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Wall Paintings of Rajasthan: Amber and Jaipur

 
Rosa Maria Cimino (Author)
Synopsis Wall painting as an art genre enjoyed great popularity in India starting in the 2nd century B.C., but attaining its pinnacle only in the 6th century A.D., with the spending paintings of Ajanta and then others. In the 16-17th centuries they underwent a vigorous revival and played an important role in the decoration of the royal palaces, in the homes of the noble and rich, in temples and cenotaphs. Unfortunately the inveterate Indian custom of periodically ‘renovating’ the decoration of homes and temples by repainting them or drastically erasing parts of them, is leading to the destruction of important works of art from the past. The aim of the present book is also to document the serious damage caused to this Indian artistic heritage. The research, which covered more than 40 monuments, most of which unpublished or else published only in learned journals, aimed at tracing their stylistic and iconographic evolution. In particular, it sheds some light on the changes produced by contact with Mughal art, which had a strong influence on the so-called ‘provincial art’. Treatment is given also to those elements of western origin - in particular the conception of space - initially ‘mediated’ by Mughal art, but then absorbed directly from the printed matter or paintings brought by travellers, missionaries or political functionaries. In tracing this evolution the author deemed it essential to make comparisons with contemporary miniatures. The various artistic periods, which are usually dominated by the personality of famous and illuminated kings, are introduced by historical notes. The subjects depicted in the wall paintings, as well as in the miniatures, draw their inspiration not only from religious mythology but also from ‘lay’ Literature, often on the subject of love, or from legends whose heroes and heroines have become bywords in popular lore. Contacts with the Mughal empire resulted in the introduction of new themes, this time based on the habits and customs of the kings and nobles and, to a lesser extent, of the people. The often detailed description the author has given of the paintings brings the reader into contact with the world of Indian culture and society, which is thus ‘narrated’ directly and immediately. This also enables the non-specialist reader to enjoy the works presented, which depict a joyful and legendary world that no longer exists but is directly attested in the wall paintings, and of course, in the miniatures.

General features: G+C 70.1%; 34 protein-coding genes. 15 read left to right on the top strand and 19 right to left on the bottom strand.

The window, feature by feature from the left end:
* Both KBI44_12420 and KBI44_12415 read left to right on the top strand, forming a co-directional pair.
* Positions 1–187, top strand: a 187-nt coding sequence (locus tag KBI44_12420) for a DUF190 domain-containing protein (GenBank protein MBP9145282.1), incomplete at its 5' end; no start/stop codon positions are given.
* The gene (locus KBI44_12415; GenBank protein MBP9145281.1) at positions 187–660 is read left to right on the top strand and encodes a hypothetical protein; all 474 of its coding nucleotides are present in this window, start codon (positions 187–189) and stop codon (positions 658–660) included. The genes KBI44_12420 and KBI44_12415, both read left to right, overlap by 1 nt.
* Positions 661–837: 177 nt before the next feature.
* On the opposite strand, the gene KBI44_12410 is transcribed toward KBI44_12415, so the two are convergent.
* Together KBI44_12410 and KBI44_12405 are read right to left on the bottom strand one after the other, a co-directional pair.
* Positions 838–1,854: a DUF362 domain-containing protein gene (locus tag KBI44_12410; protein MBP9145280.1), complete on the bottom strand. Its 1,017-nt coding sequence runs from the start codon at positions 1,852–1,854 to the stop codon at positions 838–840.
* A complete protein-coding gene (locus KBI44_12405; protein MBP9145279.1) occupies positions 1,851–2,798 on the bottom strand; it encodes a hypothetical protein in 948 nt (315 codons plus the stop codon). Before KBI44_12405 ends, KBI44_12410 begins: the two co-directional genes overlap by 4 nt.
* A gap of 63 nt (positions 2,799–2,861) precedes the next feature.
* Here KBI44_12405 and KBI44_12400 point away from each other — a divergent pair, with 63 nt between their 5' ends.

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About the author

Rosa Maria Cimino

Rosa Maria Cimino graduated from ‘La Sapienza’ University of Rome with a thesis on Indian art. She subsequently did postgraduate work in Oriental Archaeology and took a Ph.D. in Indian art. The thesis for the latter is the subject of the present book. Since 1970 she has worked at the cultural office of the former Istituto Italiano per il Medio ed Estremo Oriente (IsMEO), now Istituto Italiano per I’Africa e l’Oriente (IsIAO), promoting cultural relations between Italy and Oriental countries, organizing art exhibitions, lectures, conferences and congresses. She has travelled to India more than 25 times (once a year since 1975) where she carried out her art studies. She has taught Indian art for several years at the School of Languages and Oriental Cultures of IsMEO. She has participated in international congresses and lectured in a number of Italian cultural institutes. She promoted two television broadcasts on India and has also written a TV programme on Krishnamurti. A number of her studies on various aspects of Indian art have been published in books and specialized journals. For more than 10 years she has focused specifically on miniatures and wall paintings. She is also preparing a new book on the wall painting of Udaipur. On behalf of the former IsMEO she has organized three exhibitions. The first in 1974, entitled ‘India and Italy’ dealt with the cultural relations between Italy and India over the centuries, and the third, in 1995, was entitled ‘Ancient Rome and India’ and dealt with a similar field, namely the relations between the Roman world and India. In both cases she was the co-author of the catalogue. The exhibitions toured numerous cities in India. The second exhibition, in 1985, entitled ‘Court Life in Rajasthan’, organized by CESMEO of Turin in collaboration with IsMEO, was held in the Royal Palace of Turin and displayed Indian miniatures from numerous European museums. She was the author of the catalogue in this case.

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Bibliographic information

Title Wall Paintings of Rajasthan: Amber and Jaipur
Format Hardcover
Date published: 01.01.2001
Edition 1st ed.
Language: English
isbn 8173052018
length xxviii+260p., 132 Col. & 182 B/w Plates; Notes; References; Glossary; Bibliography; Index; 31cm.